Her son, 13-year-old Toussaint, was "born wheezy," and his asthma has only grown worse with time, the Ottawa poet and mother said.
Now, of course, the teen's teachers and classmates are used to his perpetually runny nose, his stash of tissues and his inhaler, a device used to send medication directly into the airways, his mother said.
But Joseph, 38, still worries about sending him back to school in September, a month when asthma attacks — and asthma-related visits to the emergency room — skyrocket.
Toussaint's symptoms always flare up in the fall, she said, and "he's had so many (attacks) this year," including two that had the family dashing to the Children's Hospital of Eastern Ontario in a panic.
"It's the scariest thing as a parent because you can't do anything," she said. "So I'm very stressed."
Each year, the so-called "September epidemic" strikes legions of children who suffer from asthma, a respiratory condition that affects roughly 10 per cent of children and causes more than 200 deaths annually, according to Statistics Canada.
Studies show the first few weeks of school bring a boom in asthma attacks — violent, often terrifying episodes marked by coughing, wheezing and chest tightness — and trips to the emergency room.
Hospital visits hit a "dramatic peak" 17 days after Labour Day, a holiday generally considered the end of summer vacation, said Neil Johnston, an epidemiologist at the Firestone Institute for Respiratory Health in Hamilton.
For older teens and adults, the spike comes about a week later and isn't as pronounced, said Johnston, who has analyzed the phenomenon in a number of studies.
"Things that are so exquisitely timed don't just happen by accident. There's something going on," he said, noting researchers in Britain and Trinidad have spotted the same pattern.
Back-to-school is a perfect storm of stress, germs and allergens, he said, all known to potentially trigger attacks.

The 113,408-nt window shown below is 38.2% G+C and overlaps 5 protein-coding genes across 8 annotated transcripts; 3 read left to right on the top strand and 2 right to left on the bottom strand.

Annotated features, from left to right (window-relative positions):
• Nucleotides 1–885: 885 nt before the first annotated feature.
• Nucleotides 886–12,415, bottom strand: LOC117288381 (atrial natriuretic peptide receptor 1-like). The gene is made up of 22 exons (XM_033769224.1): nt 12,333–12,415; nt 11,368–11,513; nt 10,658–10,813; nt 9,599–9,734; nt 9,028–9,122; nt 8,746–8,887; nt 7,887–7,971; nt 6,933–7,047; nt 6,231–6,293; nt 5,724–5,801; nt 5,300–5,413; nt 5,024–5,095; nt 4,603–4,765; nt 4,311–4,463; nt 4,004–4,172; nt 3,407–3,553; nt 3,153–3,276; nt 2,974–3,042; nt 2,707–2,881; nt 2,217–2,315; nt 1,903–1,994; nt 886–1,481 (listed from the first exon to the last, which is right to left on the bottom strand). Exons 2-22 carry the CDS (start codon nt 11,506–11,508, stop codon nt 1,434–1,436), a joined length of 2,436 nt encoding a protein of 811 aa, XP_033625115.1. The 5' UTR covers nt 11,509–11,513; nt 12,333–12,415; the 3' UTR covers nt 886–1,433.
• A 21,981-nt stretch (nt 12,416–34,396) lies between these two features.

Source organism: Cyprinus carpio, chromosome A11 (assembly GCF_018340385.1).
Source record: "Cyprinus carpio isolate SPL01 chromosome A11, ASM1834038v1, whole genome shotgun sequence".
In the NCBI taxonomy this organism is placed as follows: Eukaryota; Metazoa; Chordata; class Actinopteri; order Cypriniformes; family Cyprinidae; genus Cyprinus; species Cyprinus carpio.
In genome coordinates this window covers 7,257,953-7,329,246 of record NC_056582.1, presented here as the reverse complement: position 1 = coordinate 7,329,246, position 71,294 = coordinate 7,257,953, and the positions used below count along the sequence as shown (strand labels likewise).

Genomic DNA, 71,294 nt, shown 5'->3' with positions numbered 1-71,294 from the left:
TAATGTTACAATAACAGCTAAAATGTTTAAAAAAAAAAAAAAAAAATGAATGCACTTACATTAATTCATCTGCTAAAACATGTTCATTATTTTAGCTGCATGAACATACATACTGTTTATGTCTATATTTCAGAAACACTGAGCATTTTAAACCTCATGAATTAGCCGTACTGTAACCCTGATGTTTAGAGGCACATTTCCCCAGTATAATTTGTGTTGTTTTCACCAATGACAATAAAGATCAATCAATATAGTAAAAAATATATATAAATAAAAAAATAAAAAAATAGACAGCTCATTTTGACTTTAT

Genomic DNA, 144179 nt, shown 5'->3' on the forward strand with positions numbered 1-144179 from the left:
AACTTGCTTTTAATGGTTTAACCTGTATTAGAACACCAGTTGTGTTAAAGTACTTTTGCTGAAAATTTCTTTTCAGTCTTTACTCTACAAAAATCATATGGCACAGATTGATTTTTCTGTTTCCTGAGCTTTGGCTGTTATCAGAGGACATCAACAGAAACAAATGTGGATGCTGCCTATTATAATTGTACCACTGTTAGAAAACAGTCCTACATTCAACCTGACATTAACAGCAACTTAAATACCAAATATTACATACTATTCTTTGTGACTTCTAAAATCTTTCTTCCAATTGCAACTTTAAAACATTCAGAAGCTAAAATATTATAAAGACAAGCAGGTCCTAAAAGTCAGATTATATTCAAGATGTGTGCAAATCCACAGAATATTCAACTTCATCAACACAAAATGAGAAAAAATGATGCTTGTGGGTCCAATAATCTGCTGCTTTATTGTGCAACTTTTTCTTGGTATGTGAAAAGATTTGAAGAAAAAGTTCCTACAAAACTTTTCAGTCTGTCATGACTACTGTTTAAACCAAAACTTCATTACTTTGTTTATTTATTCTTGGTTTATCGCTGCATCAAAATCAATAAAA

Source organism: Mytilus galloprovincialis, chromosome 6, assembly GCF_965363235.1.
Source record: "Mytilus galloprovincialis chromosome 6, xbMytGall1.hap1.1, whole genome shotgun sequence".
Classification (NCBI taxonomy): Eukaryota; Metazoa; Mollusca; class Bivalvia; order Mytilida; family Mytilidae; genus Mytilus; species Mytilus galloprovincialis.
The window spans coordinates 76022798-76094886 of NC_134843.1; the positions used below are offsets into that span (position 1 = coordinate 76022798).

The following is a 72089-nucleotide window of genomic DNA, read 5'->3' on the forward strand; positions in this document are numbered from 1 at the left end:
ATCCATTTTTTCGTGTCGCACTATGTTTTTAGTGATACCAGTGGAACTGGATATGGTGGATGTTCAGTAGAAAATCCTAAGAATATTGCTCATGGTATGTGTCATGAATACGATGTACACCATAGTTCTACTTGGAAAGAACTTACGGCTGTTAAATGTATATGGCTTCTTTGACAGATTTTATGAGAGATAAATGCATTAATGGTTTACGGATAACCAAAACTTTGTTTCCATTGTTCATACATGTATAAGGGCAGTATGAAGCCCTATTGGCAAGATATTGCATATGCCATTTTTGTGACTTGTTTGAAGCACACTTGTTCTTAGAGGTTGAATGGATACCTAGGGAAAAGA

What's more, a lot of kids let their asthma treatments lapse during the summer months, so they're even more vulnerable come fall, the researcher said.
"It's a quadruple-whammy. All these things line up," he said.
Dust, mouse feces and cockroaches in schools can set off coughing fits, as can cat and dog hair on other children's clothes, he said.
But the worst culprit by far is the common cold, which causes 60 to 70 per cent of asthma attacks in children, he said.
"What that suggests to us is that sometime after the school return, there's an epidemic of the common cold," though it's unclear what causes it, Johnston said.
Though the September spike is predictable, it's not entirely preventable, given all the factors at play.
But there's a lot families can do to lessen its impact, said Dr. Paul Ehrlich, a pediatric allergist in New York City and co-author of "Asthma, Allergies, Children: A Parent's Guide."
Parents should visit the school's health clinic to make sure nurses there know how to administer medication with an inhaler, he said.
They should also talk to teachers and explain why their children are itchy, sneezy or wheezy, the doctor said.
And some parents may want to spend a day tagging along with their little ones to spot possible pitfalls, such as dusty mats and rugs for nap time, he said.
But Ehrlich stressed the key to controlling asthma is having a solid treatment plan — and sticking to it.
There are two kinds of asthma medication. Drugs dubbed "rescuers" relax the muscles around the airways to quickly ease breathing in case of an attack, but they don't treat inflammation.
"Control" medications, such as inhaled steroids, help soothe the inflammation that causes asthma symptoms. They must be used consistently to work.
All children with asthma need both kinds of drugs, but they often abandon the control treatments when they start to feel better, said Johnston, the epidemiologist.
Asthma, one of the most common chronic conditions in Canada, can prevent children from sleeping properly and often forces them to miss a lot of school.
Studies show children with asthma score lower in standardized math and reading tests. Those with more severe symptoms have the worst outcomes, the data show.
Christine Hampson, president and CEO of the Asthma Society of Canada, said it's not too late for children to get back on track before the school year starts.
The biggest challenge, she said, is getting people to treat asthma as a chronic disease instead of something that erupts once in a while.
"So going to the ER once a year in September for many people is seen as normal," she said in an interview from Toronto.
"Having your child not be able to participate in certain sports or not be able to sleep through the night sometime in the year, people kind of accept the diminished quality of life," she said.
Paola Loriggio, The Canadian Press